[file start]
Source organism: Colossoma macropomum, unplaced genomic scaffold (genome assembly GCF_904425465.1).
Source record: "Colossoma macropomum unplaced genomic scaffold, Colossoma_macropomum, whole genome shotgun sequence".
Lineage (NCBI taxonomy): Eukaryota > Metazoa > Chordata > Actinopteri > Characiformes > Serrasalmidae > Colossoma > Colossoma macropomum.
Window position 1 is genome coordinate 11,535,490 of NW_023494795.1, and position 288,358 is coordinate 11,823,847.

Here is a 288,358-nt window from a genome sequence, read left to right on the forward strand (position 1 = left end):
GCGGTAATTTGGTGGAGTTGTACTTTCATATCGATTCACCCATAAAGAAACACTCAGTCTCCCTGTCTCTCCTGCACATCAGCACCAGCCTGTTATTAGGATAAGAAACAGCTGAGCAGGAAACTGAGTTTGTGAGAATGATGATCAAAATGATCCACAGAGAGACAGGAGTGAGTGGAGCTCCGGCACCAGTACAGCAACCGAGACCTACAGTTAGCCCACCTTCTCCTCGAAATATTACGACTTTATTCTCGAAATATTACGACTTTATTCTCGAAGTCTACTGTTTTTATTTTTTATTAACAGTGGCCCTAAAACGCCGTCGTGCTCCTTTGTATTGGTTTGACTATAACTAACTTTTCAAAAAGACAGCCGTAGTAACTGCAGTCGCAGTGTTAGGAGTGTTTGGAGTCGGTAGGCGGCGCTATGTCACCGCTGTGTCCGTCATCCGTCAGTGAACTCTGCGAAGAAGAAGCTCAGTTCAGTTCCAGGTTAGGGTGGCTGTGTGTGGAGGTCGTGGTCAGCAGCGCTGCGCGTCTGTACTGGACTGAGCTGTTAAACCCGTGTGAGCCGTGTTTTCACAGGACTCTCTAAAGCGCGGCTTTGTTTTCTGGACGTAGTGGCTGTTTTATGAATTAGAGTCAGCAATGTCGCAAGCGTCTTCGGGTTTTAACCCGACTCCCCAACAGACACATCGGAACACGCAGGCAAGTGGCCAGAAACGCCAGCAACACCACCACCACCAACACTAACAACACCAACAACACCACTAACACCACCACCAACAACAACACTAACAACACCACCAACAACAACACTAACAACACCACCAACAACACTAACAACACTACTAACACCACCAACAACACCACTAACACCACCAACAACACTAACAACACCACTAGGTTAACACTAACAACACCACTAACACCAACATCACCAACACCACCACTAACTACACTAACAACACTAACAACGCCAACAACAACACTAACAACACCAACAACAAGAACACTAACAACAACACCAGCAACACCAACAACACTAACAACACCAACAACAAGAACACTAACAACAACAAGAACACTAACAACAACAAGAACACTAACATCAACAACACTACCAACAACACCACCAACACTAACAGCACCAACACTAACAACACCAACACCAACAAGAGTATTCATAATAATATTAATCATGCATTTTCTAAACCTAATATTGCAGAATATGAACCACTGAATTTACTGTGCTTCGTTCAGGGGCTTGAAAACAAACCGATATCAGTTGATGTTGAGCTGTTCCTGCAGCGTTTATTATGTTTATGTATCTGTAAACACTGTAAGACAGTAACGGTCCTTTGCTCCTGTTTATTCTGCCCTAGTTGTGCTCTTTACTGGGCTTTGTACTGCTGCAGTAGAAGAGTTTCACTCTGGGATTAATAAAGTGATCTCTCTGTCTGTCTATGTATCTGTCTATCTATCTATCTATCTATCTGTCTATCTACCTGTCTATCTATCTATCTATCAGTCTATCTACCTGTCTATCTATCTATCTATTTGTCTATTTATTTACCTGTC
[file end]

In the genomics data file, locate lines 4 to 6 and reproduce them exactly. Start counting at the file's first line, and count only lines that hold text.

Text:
Window position 1 is genome coordinate 11,535,490 of NW_023494795.1, and position 288,358 is coordinate 11,823,847.

Here is a 288,358-nt window from a genome sequence, read left to right on the forward strand (position 1 = left end):
GCGGTAATTTGGTGGAGTTGTACTTTCATATCGATTCACCCATAAAGAAACACTCAGTCTCCCTGTCTCTCCTGCACATCAGCACCAGCCTGTTATTAGGATAAGAAACAGCTGAGCAGGAAACTGAGTTTGTGAGAATGATGATCAAAATGATCCACAGAGAGACAGGAGTGAGTGGAGCTCCGGCACCAGTACAGCAACCGAGACCTACAGTTAGCCCACCTTCTCCTCGAAATATTACGACTTTATTCTCGAAATATTACGACTTTATTCTCGAAGTCTACTGTTTTTATTTTTTATTAACAGTGGCCCTAAAACGCCGTCGTGCTCCTTTGTATTGGTTTGACTATAACTAACTTTTCAAAAAGACAGCCGTAGTAACTGCAGTCGCAGTGTTAGGAGTGTTTGGAGTCGGTAGGCGGCGCTATGTCACCGCTGTGTCCGTCATCCGTCAGTGAACTCTGCGAAGAAGAAGCTCAGTTCAGTTCCAGGTTAGGGTGGCTGTGTGTGGAGGTCGTGGTCAGCAGCGCTGCGCGTCTGTACTGGACTGAGCTGTTAAACCCGTGTGAGCCGTGTTTTCACAGGACTCTCTAAAGCGCGGCTTTGTTTTCTGGACGTAGTGGCTGTTTTATGAATTAGAGTCAGCAATGTCGCAAGCGTCTTCGGGTTTTAACCCGACTCCCCAACAGACACATCGGAACACGCAGGCAAGTGGCCAGAAACGCCAGCAACACCACCACCACCAACACTAACAACACCAACAACACCACTAACACCACCACCAACAACAACACTAACAACACCACCAACAACAACACTAACAACACCACCAACAACACTAACAACACTACTAACACCACCAACAACACCACTAACACCACCAACAACACTAACAACACCACTAGGTTAACACTAACAACACCACTAACACCAACATCACCAACACCACCACTAACTACACTAACAACACTAACAACGCCAACAACAACACTAACAACACCAACAACAAGAACACTAACAACAACACCAGCAACACCAACAACACTAACAACACCAACAACAAGAACACTAACAACAACAAGAACACTAACAACAACAAGAACACTAACATCAACAACACTACCAACAACACCACCAACACTAACAGCACCAACACTAACAACACCAACACCAACAAGAGTATTCATAATAATATTAATCATGCATTTTCTAAACCTAATATTGCAGAATATGAACCACTGAATTTACTGTGCTTCGTTCAGGGGCTTGAAAACAAACCGATATCAGTTGATGTTGAGCTGTTCCTGCAGCGTTTATTATGTTTATGTATCTGTAAACACTGTAAGACAGTAACGGTCCTTTGCTCCTGTTTATTCTGCCCTAGTTGTGCTCTTTACTGGGCTTTGTACTGCTGCAGTAGAAGAGTTTCACTCTGGGATTAATAAAGTGATCTCTCTGTCTGTCTATGTATCTGTCTATCTATCTATCTATCTATCTGTCTATCTACCTGTCTATCTATCTATCTATCAGTCTATCTACCTGTCTATCTATCTATCTATTTGTCTATTTATTTACCTGTC